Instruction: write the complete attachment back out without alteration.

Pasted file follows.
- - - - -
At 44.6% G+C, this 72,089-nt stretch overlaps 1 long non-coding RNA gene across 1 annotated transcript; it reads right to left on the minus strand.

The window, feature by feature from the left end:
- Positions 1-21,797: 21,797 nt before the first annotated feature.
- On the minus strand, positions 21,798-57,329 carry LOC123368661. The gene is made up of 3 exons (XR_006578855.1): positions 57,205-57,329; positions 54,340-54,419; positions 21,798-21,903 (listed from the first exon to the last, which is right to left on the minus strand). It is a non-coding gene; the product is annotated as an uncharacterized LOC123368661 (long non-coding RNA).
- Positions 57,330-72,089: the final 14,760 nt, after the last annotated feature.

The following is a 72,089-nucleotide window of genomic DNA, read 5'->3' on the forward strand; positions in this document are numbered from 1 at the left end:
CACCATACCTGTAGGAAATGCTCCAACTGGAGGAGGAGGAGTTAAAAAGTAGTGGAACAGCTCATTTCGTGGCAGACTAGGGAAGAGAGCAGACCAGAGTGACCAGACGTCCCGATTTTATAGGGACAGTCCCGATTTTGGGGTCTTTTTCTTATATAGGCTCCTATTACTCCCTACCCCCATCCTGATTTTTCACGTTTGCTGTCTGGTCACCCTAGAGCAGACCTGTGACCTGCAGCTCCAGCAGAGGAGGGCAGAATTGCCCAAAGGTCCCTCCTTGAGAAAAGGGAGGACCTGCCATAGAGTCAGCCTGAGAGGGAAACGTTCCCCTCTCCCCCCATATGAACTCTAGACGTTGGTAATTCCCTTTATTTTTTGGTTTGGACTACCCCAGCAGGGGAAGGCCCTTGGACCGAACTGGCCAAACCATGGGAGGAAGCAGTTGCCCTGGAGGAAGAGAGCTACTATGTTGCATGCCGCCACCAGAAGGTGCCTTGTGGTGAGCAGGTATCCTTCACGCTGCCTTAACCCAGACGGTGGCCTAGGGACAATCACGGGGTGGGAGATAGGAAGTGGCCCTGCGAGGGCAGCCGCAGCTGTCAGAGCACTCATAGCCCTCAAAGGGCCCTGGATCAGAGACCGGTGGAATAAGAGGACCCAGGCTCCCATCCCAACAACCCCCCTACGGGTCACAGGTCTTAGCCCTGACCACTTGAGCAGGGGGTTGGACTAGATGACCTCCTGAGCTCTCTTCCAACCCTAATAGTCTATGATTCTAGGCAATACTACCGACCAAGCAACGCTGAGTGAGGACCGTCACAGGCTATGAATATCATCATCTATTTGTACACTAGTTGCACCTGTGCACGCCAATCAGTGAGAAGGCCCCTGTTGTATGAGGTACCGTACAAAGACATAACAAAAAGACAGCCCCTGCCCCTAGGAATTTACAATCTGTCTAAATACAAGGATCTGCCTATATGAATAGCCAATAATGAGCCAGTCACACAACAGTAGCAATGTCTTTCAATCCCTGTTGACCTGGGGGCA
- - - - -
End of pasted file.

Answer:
At 44.6% G+C, this 72,089-nt stretch overlaps 1 long non-coding RNA gene across 1 annotated transcript; it reads right to left on the minus strand.

The window, feature by feature from the left end:
- Positions 1-21,797: 21,797 nt before the first annotated feature.
- On the minus strand, positions 21,798-57,329 carry LOC123368661. The gene is made up of 3 exons (XR_006578855.1): positions 57,205-57,329; positions 54,340-54,419; positions 21,798-21,903 (listed from the first exon to the last, which is right to left on the minus strand). It is a non-coding gene; the product is annotated as an uncharacterized LOC123368661 (long non-coding RNA).
- Positions 57,330-72,089: the final 14,760 nt, after the last annotated feature.

The following is a 72,089-nucleotide window of genomic DNA, read 5'->3' on the forward strand; positions in this document are numbered from 1 at the left end:
CACCATACCTGTAGGAAATGCTCCAACTGGAGGAGGAGGAGTTAAAAAGTAGTGGAACAGCTCATTTCGTGGCAGACTAGGGAAGAGAGCAGACCAGAGTGACCAGACGTCCCGATTTTATAGGGACAGTCCCGATTTTGGGGTCTTTTTCTTATATAGGCTCCTATTACTCCCTACCCCCATCCTGATTTTTCACGTTTGCTGTCTGGTCACCCTAGAGCAGACCTGTGACCTGCAGCTCCAGCAGAGGAGGGCAGAATTGCCCAAAGGTCCCTCCTTGAGAAAAGGGAGGACCTGCCATAGAGTCAGCCTGAGAGGGAAACGTTCCCCTCTCCCCCCATATGAACTCTAGACGTTGGTAATTCCCTTTATTTTTTGGTTTGGACTACCCCAGCAGGGGAAGGCCCTTGGACCGAACTGGCCAAACCATGGGAGGAAGCAGTTGCCCTGGAGGAAGAGAGCTACTATGTTGCATGCCGCCACCAGAAGGTGCCTTGTGGTGAGCAGGTATCCTTCACGCTGCCTTAACCCAGACGGTGGCCTAGGGACAATCACGGGGTGGGAGATAGGAAGTGGCCCTGCGAGGGCAGCCGCAGCTGTCAGAGCACTCATAGCCCTCAAAGGGCCCTGGATCAGAGACCGGTGGAATAAGAGGACCCAGGCTCCCATCCCAACAACCCCCCTACGGGTCACAGGTCTTAGCCCTGACCACTTGAGCAGGGGGTTGGACTAGATGACCTCCTGAGCTCTCTTCCAACCCTAATAGTCTATGATTCTAGGCAATACTACCGACCAAGCAACGCTGAGTGAGGACCGTCACAGGCTATGAATATCATCATCTATTTGTACACTAGTTGCACCTGTGCACGCCAATCAGTGAGAAGGCCCCTGTTGTATGAGGTACCGTACAAAGACATAACAAAAAGACAGCCCCTGCCCCTAGGAATTTACAATCTGTCTAAATACAAGGATCTGCCTATATGAATAGCCAATAATGAGCCAGTCACACAACAGTAGCAATGTCTTTCAATCCCTGTTGACCTGGGGGCA